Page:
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A humpback whale breaches in Australia’s Hervey Bay. Photo by Russell Boyce/Reuters/Corbis
A humpback whale breaches in Australia’s Hervey Bay. Photo by Russell Boyce/Reuters/Corbis

Why Australia Should, and Shouldn’t, Take Humpback Whales Off Its Endangered Species List

History gives a clue as to how the move could work out.

Authored by

by James Thomson

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Earlier this week, an international team of marine researchers caught a lot of attention, and flack, for their argument that Australia should take humpback whales off its threatened species list.

Since 1972, when commercial whaling was outlawed internationally, Australia’s east and west coast humpback populations have recovered by 63 and 90 percent respectively, as compared to pre-whaling numbers. Ecologist Ari Friedlaender and colleagues argue in a new study that because Australia’s humpback populations are nearly back to normal, the money and attention currently being devoted to them could be directed elsewhere. He also says that down-listing the whales, or removing their “threatened” designation entirely, would give hope to other conservation efforts.

“These success stories are important for the animals themselves, but also to legitimize conservation biology, and conservation practices,” he says. “It’s a trophy to be able to say, ‘Look, we did this. We’ve done our job, it’s time to refocus,’” he says.

But would the gains Australia’s humpbacks have seen over the past four decades hold if they are taken off the threatened species list? So few species have ever recovered to the point where taking them off an endangered species list can even be considered, that it is difficult to predict how the policy change might affect the population in the long run.

There is one similar case, however, that can be looked to as an example.

A gray whale swims in British Columbia’s Clayoquot Sound. Photo by Flip Nicklin/Minden Pictures/Corbis

In 1994, the eastern North Pacific population of gray whales lost its protection under the United States’ Endangered Species Act (ESA). Aside from the gray whale, only two species have ever been taken off that list: Steller sea lions in 2013—because their population recovered—and Caribbean monk seals in 2008—because they went extinct.

At its worst, whaling in the eastern North Pacific brought the gray whale population down to fewer than 2,000. When the population was taken out of the ESA, that number had risen to around 20,000—near its estimated original population size.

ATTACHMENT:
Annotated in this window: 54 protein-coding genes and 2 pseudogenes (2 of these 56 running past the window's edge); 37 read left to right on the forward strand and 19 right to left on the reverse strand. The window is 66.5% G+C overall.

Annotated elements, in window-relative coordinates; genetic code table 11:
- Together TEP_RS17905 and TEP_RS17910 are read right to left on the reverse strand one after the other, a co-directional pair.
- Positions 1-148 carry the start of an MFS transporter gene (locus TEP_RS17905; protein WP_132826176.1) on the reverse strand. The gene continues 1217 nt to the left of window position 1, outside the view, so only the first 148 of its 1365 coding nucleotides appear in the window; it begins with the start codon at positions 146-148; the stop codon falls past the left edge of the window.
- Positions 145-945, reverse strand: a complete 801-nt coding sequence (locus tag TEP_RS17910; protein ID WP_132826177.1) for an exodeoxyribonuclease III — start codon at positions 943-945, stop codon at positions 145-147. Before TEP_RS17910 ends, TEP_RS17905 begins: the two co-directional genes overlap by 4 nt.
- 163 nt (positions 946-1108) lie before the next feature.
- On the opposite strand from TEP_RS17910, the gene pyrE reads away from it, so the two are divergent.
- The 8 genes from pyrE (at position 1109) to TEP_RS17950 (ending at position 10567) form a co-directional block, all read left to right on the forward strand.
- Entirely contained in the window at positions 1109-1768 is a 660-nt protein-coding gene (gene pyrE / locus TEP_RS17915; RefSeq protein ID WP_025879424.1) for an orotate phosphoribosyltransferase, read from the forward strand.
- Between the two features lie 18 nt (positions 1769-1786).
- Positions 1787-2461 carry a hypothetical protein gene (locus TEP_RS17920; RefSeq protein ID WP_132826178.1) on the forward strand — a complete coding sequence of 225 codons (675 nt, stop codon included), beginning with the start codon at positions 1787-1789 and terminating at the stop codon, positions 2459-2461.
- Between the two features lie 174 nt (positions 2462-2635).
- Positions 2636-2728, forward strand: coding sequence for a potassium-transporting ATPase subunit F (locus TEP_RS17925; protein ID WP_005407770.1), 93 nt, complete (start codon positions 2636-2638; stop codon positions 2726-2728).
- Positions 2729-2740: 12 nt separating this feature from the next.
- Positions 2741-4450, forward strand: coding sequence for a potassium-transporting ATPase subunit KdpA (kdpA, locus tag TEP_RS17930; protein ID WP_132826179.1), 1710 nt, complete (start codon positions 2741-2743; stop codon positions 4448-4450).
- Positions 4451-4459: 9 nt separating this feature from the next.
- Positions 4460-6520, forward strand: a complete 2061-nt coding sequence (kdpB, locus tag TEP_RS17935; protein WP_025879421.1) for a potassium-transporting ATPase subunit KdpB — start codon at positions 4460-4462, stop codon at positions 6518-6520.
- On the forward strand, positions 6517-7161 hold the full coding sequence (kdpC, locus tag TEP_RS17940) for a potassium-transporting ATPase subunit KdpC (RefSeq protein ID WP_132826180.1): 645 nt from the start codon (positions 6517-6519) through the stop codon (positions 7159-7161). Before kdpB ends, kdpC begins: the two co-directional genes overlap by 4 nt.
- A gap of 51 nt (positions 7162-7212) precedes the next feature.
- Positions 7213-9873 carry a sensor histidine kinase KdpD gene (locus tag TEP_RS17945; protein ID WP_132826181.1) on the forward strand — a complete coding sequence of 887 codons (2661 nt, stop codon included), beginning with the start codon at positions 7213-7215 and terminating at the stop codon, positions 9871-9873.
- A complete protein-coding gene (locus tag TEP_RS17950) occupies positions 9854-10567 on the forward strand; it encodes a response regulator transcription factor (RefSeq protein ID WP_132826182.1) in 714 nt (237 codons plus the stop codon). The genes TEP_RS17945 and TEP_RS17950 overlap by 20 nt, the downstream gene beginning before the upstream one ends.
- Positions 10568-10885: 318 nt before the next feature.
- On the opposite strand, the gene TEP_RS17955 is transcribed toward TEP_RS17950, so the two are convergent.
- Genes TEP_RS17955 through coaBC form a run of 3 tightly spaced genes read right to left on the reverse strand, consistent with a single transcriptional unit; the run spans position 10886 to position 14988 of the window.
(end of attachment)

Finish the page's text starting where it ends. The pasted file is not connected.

Even without their ESA protections, gray whales were still guarded by the US Marine Mammals Protection Act, and by an international ban on commercial whaling.

But the gray whales’ post-ESA story has been anything but smooth sailing. In Canada, gray whales were re-listed as a “species of special concern” in 2004 after an estimated one-third of the eastern North Pacific gray whales died between 1998 and 2002.

Around the turn of the millennium, “large numbers of emaciated [gray whales were] stranded along the west coast of North America,” says a report by the US National Marine Fisheries Service. The mass die-off was “a short-term, acute event” likely caused by food shortages, “and not a chronic situation or trend,” says the service. By 2010 the population had nearly recovered to 1994 levels, but the episode is a reminder of just how unstable ecosystems can be. If the gray whales’ numbers hadn’t built up so much during the protected period, such an acute event could have turned catastrophic.

Like the gray whale, if humpbacks are taken off Australia’s threatened species list it won’t mark the beginning of an open season. Even without their “vulnerable” designation, the whales would still be protected as a “matter of national environmental significance” in Australia, and by the International Whaling Commission’s moratorium on commercial harvest.

And even if their populations have recovered, Australia’s humpbacks still face threats, says Friedlaender. Some, such as ship strikes or entanglement, are relatively easy to measure and monitor, he says. But other pressures, such as noise pollution or environmental change, will “take long periods to try and understand.”

Australia’s humpbacks are not out of harm’s way, but they are doing relatively well—more than can be said for many of the world’s other threatened and endangered species. Marine ecosystems face ongoing and growing threats, but the ability to show progress, Friedlaender suggests, is crucial to maintaining support for conservation efforts. Whether that display will be good for the whales, however, is yet to be seen.